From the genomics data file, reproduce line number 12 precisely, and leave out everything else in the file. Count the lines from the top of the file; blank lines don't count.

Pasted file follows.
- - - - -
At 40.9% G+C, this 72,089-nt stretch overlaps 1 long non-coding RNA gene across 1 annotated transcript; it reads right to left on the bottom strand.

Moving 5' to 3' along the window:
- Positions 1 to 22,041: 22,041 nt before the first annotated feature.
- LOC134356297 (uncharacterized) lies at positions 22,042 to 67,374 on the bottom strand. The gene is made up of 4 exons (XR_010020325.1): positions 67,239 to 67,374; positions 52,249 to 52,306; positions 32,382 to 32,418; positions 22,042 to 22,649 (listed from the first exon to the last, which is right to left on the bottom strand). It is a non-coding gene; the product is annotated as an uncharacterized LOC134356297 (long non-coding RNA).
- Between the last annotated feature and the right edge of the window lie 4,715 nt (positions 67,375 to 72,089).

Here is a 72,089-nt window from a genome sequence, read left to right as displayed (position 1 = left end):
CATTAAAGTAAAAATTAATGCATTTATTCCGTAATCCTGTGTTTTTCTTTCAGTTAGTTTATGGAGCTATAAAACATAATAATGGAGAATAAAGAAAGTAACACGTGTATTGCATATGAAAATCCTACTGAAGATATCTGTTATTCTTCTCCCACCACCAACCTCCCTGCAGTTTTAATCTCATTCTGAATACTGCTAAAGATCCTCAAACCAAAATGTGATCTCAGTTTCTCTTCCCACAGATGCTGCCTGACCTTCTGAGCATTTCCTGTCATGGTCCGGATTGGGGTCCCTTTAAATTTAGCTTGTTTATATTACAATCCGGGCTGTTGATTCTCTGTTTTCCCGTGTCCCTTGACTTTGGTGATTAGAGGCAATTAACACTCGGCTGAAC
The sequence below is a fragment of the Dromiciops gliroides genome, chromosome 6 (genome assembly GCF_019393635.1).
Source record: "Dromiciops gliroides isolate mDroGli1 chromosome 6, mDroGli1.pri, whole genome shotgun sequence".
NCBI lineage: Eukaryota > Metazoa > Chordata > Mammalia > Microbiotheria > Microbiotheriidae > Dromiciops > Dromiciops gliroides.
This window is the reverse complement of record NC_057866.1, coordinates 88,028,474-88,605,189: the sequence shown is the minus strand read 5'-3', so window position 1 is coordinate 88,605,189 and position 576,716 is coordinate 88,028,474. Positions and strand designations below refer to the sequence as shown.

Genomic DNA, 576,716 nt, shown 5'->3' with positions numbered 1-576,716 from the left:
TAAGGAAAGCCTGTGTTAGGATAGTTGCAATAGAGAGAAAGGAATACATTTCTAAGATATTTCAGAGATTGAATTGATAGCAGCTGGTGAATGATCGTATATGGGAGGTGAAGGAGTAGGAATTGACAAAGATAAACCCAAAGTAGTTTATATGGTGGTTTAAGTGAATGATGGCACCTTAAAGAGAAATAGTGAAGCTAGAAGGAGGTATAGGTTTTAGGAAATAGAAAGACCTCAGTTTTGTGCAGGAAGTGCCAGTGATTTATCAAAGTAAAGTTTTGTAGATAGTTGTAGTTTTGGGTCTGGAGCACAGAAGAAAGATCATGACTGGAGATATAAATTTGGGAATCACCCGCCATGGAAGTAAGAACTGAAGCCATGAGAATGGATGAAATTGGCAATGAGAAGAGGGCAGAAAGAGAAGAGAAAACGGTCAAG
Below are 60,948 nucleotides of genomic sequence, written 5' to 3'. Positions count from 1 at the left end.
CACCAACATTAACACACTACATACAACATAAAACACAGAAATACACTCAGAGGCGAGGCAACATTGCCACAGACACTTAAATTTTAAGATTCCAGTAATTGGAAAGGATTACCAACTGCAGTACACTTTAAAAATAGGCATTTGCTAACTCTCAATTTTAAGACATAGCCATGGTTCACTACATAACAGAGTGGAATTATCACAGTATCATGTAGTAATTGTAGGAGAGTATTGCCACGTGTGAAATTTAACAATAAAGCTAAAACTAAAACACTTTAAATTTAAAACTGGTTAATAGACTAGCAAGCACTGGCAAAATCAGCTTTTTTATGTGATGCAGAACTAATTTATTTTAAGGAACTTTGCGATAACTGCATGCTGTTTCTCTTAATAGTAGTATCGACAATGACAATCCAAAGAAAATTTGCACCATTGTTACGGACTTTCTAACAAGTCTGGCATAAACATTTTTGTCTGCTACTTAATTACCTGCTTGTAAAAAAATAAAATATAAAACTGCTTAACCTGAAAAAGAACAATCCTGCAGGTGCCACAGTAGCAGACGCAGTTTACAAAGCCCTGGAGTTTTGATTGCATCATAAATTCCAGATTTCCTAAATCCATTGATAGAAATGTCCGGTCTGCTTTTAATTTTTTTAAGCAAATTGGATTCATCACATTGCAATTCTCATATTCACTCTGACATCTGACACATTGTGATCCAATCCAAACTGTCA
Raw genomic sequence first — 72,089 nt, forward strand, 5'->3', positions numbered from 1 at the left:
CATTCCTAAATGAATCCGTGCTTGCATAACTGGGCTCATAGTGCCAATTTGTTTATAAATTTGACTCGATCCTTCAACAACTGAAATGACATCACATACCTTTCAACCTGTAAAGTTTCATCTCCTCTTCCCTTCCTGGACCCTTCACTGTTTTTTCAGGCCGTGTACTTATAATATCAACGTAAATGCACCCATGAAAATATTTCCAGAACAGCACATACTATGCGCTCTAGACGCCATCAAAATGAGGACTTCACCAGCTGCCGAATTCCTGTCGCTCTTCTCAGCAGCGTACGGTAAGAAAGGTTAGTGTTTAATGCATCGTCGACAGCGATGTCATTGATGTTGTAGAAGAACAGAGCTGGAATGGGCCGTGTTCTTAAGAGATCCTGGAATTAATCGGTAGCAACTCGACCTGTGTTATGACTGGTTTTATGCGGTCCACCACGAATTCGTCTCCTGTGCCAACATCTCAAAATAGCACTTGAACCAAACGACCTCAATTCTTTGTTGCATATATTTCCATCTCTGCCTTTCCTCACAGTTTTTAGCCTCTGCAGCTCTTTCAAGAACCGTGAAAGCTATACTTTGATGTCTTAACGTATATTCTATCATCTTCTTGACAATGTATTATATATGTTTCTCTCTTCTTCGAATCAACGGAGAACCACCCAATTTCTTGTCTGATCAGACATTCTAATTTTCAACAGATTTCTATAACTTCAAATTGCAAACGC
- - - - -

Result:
Genomic DNA, 576,716 nt, shown 5'->3' with positions numbered 1-576,716 from the left: